Englishmen drinking from humpens? most likely just the beer server!!
STILL ABOUT =
Hachiya Bros – Japanese new character steins = very bright colors. These are not Toby mugs!!
Hafnerware / Habnerware steins – Older pottery which had a lead glaze applied to the outside making the pieces very shiny in appearance. Very similar to majolica. Made in the 1500-1600’s time period. It predates the much *newer” German fayence [faience] which uses a tin glaze. Shown above: A 16th century, 7 liter jug, from Nurnberg.
See page: http://www.steveonsteins.com/german-majolia-beer-steins-and-a-few-from-the-munchner-werkstatten-fur-keramische-kunst-the-munich-workshop-for-pottery-artwork-new-7-24-12
Shown ▲: A Hafnerware lidless stein made in Austria, second half of the 16th century.
Shown ▲:-A “historismus” version of large stein in Habnerware. 18 inches tall – even this copy sold for over $2k in Germany in 2011.
Haida [the town is now called Nový Bor] glass – A Relatively famous (glashutte in Bohemia, at least very collectable products ) Above▲: A typical souvenir pokal; C.1930. Lots of this style [mostly ruby stained] were imported and sold here in the states.
Hairline — A closed break in the stein’s surface that sometimes shows as a thin black line in ceramic materials; contrast with “Crack” = LARGER. I am at a loss when I try to explain the differences by words alone.; so here are two examples that hopefully will show the difference:
This stein’s “Hairline” is barely visible but runs from one design of the four berry and stem, just left of center, to the one below closer to the pewter base rim. A German Faience stein Ca. 1790’s.
Crack = much larger and darker. Also on a Faience beer stein, this with an architectural design. Ansbach. Ca. 1750. [photo eBay’s “Stein-man.”)
Halberd / Halbert- A hand weapon consisting of a long pole fitted with a metal head; the head consists of a blade similar to an axe and usually a spike or hook. A stylized halberd is seen ofter being held by a lion on wooden steins made in Norway for the Baltic trade. Shown ▲: The lid of a dated in the 1740’s Norwegian wooden tankard with its lion holding a curved Halberd.
For more on this type of wooden stein, See: http://www.steveonsteins.com/wooden-steins
Shown ▲ : An interesting scene of a mounted knight against a footman with a Halberd! Porcelain stein, .5L, transfer & enameled, knight on horse, pewter lid & base, Unknown maker. Ca, 1875, perhaps even earlier = closed hung. [tsaco]
Hall in Tyrol” – Glass firm in the city of Hall, Austria which was started in the16th century. Very famous area for making “Façon De Venice” (“In the style of Venice”) glass. Shown ▲: A 21 inch tall, very light in weight, glass pokal with a cold painted Italian family’s Coat of Arms. Most likely made in “Hall -in-Tyrol”, which would have been fairly close by to Italy. Circa 1580. [FWTD] Photo shown in relative size of the piece.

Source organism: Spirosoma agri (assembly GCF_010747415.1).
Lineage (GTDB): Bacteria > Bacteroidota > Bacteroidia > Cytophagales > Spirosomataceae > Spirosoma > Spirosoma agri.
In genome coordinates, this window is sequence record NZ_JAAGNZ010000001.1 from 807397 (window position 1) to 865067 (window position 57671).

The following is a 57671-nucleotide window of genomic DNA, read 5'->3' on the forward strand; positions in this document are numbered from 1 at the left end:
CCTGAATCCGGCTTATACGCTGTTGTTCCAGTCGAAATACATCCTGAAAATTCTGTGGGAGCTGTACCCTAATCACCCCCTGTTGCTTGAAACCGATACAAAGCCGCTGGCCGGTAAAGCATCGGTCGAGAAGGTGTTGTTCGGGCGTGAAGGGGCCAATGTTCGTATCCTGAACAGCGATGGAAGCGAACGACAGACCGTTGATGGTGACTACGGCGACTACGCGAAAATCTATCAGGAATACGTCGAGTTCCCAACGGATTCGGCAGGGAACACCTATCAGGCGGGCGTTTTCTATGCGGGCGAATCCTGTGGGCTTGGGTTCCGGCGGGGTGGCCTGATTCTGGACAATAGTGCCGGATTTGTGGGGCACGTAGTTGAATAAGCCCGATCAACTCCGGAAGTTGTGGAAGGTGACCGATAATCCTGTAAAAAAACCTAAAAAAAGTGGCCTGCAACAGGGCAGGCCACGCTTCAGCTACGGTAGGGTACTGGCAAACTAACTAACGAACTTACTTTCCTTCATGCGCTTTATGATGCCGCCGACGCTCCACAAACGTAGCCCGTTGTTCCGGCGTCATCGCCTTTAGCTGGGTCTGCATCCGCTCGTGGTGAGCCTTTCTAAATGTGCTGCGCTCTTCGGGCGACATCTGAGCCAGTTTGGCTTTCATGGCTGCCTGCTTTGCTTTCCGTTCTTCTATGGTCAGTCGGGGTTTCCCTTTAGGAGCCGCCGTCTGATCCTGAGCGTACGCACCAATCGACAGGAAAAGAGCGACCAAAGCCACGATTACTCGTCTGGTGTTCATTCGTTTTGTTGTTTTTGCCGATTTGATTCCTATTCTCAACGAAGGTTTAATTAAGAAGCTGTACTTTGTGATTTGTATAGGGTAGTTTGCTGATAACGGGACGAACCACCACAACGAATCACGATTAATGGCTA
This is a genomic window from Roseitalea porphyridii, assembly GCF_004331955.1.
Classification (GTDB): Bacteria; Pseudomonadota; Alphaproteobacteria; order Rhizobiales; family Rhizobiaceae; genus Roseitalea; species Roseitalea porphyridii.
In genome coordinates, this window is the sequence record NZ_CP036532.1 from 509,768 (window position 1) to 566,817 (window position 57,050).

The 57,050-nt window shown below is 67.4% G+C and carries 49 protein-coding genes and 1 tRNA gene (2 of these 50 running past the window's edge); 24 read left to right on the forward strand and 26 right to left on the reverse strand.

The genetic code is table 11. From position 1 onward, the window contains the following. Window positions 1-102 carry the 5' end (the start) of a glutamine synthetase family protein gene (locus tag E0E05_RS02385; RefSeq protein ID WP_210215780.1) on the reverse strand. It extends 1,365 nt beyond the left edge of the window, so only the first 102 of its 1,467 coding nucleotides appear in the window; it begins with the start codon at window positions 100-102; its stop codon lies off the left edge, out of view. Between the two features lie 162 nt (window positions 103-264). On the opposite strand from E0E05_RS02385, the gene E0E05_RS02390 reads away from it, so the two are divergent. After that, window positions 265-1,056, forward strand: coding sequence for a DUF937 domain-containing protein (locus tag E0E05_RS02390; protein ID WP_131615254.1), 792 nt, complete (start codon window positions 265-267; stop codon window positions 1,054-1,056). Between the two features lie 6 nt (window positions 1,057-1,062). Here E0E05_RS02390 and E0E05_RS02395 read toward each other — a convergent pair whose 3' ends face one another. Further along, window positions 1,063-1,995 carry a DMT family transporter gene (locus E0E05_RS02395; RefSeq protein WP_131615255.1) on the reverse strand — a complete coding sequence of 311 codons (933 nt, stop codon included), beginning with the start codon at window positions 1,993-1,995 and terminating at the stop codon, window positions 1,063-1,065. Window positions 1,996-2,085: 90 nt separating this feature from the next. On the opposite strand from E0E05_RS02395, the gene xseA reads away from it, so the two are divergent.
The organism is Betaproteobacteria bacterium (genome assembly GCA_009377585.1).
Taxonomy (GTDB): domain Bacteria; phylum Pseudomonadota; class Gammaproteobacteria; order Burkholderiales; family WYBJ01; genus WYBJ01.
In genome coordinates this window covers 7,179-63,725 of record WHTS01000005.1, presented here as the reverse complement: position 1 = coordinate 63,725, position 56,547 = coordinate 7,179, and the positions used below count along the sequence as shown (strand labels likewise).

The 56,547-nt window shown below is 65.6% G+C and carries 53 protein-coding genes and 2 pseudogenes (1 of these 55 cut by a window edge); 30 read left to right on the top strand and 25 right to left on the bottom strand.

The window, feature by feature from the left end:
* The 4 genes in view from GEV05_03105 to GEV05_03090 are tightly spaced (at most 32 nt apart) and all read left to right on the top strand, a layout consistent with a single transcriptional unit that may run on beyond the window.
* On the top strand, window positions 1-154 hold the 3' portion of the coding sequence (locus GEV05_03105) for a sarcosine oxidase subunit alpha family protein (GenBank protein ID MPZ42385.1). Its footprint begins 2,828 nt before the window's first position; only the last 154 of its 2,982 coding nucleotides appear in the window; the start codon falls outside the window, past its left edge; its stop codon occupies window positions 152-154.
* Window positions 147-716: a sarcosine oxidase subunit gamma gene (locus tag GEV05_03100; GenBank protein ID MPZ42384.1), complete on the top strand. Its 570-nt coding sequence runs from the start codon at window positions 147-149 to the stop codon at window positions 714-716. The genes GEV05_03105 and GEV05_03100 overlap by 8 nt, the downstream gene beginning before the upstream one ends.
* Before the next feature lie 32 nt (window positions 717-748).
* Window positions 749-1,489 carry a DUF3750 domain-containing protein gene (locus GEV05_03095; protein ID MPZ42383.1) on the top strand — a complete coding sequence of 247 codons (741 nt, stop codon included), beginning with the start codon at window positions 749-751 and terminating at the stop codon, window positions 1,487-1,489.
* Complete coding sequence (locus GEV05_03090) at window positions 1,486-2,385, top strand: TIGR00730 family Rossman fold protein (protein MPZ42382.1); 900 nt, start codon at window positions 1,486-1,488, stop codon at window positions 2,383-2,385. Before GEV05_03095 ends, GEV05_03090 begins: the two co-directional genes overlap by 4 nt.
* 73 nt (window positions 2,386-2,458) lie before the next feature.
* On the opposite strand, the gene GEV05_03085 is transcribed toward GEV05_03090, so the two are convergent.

Hallmark – A famous USA greetings card firm.
Oh, and also combinations of the following: the quality mark, makers mark, city mark, and date mark, stamped on English, Continental Scandinavian, and Russian silver items. Above▲: An English lidless tankard as they call them or a Cann. 1700’s.
For pewter items these marks are called “touch marks.”
Hallmarks on (German made) silver beer steins and beakers – If you are thinking of buying or researching a drinking vessel that appears to be of antique silver and made in Germany (based on style or looks) I think there is about a 75% chance that it was made as a copy of the older piece by one of the many silversmiths of Hanau Germany. The absolutely best reference to these marks and their makers can be found at:
Hanau Germany. http://www.925-1000.com/Fgerman_hanau_marks_01.html
Stein above ▲ is made by the stamped silver process and not hand repossed and chased. It is one of a cheaper series of steins produced by one of the Hanau silver smiths. the series shows about five different scenes! (The most popular is of General Tilley riding his horse. As I run across them I will add then to this page. They have been priced on eBay from $2000 to $14,000,00 which is absolutely ridiculous for a stamped silver piece. It didn’t sell!
Halsey Fifth – Actually a German pottery firm with an English name. Shown ▲: One liter hand painted beer mug. See: http://www.steinmarks.co.uk/pages/pv.asp?p=stein1
HAMBURG CITY ARMS OF GET OTHERS [POKALS ] FOR COMP ENTRIES TSACO
(Hamburger ) “Bun” lid – Pretty self explanatory. These are mostly found on large pewter steins made in the Baltic Sea area of northern Germany from about 1670 to 1800. Shown ▲: A “Bun” lid from a stein made in ‘Friesland’ (North Holland) Ca. 1680. [FWTD]